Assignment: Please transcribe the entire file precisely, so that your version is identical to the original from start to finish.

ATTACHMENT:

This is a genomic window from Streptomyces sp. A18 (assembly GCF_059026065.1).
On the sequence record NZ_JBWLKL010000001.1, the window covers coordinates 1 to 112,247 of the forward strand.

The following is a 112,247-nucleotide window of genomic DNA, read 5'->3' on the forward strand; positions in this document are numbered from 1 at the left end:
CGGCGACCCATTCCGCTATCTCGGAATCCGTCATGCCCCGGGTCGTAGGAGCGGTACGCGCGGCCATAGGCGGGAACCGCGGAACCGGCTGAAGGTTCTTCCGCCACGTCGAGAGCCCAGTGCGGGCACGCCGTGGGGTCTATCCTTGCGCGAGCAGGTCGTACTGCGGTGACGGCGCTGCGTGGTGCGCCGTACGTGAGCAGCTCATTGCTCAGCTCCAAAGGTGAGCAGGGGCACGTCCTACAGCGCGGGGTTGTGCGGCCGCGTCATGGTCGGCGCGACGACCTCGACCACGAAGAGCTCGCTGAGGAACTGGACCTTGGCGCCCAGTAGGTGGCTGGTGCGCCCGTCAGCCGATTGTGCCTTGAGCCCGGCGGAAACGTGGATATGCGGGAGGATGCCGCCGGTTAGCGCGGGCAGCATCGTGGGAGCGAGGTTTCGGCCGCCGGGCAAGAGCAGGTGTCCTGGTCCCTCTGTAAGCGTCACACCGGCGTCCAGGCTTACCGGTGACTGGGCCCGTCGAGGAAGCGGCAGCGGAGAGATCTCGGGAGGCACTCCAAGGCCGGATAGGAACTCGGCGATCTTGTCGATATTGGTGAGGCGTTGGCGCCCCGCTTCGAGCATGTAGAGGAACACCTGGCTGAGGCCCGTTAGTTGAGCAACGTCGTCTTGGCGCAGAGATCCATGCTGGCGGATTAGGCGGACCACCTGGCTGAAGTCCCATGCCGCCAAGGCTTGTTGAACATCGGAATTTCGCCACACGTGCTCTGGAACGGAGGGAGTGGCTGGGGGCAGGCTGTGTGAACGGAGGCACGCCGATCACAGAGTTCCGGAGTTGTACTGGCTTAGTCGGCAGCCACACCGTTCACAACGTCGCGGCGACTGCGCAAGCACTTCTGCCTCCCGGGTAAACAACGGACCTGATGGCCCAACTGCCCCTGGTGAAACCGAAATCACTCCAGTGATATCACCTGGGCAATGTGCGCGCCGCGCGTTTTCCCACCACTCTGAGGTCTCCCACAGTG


This is a genomic window from Streptomyces sp. A18 (assembly GCF_059026065.1).
On the sequence record NZ_JBWLKL010000001.1, the window covers coordinates 1 to 112,247 of the forward strand.

The following is a 112,247-nucleotide window of genomic DNA, read 5'->3' on the forward strand; positions in this document are numbered from 1 at the left end:
CGGCGACCCATTCCGCTATCTCGGAATCCGTCATGCCCCGGGTCGTAGGAGCGGTACGCGCGGCCATAGGCGGGAACCGCGGAACCGGCTGAAGGTTCTTCCGCCACGTCGAGAGCCCAGTGCGGGCACGCCGTGGGGTCTATCCTTGCGCGAGCAGGTCGTACTGCGGTGACGGCGCTGCGTGGTGCGCCGTACGTGAGCAGCTCATTGCTCAGCTCCAAAGGTGAGCAGGGGCACGTCCTACAGCGCGGGGTTGTGCGGCCGCGTCATGGTCGGCGCGACGACCTCGACCACGAAGAGCTCGCTGAGGAACTGGACCTTGGCGCCCAGTAGGTGGCTGGTGCGCCCGTCAGCCGATTGTGCCTTGAGCCCGGCGGAAACGTGGATATGCGGGAGGATGCCGCCGGTTAGCGCGGGCAGCATCGTGGGAGCGAGGTTTCGGCCGCCGGGCAAGAGCAGGTGTCCTGGTCCCTCTGTAAGCGTCACACCGGCGTCCAGGCTTACCGGTGACTGGGCCCGTCGAGGAAGCGGCAGCGGAGAGATCTCGGGAGGCACTCCAAGGCCGGATAGGAACTCGGCGATCTTGTCGATATTGGTGAGGCGTTGGCGCCCCGCTTCGAGCATGTAGAGGAACACCTGGCTGAGGCCCGTTAGTTGAGCAACGTCGTCTTGGCGCAGAGATCCATGCTGGCGGATTAGGCGGACCACCTGGCTGAAGTCCCATGCCGCCAAGGCTTGTTGAACATCGGAATTTCGCCACACGTGCTCTGGAACGGAGGGAGTGGCTGGGGGCAGGCTGTGTGAACGGAGGCACGCCGATCACAGAGTTCCGGAGTTGTACTGGCTTAGTCGGCAGCCACACCGTTCACAACGTCGCGGCGACTGCGCAAGCACTTCTGCCTCCCGGGTAAACAACGGACCTGATGGCCCAACTGCCCCTGGTGAAACCGAAATCACTCCAGTGATATCACCTGGGCAATGTGCGCGCCGCGCGTTTTCCCACCACTCTGAGGTCTCCCACAGTG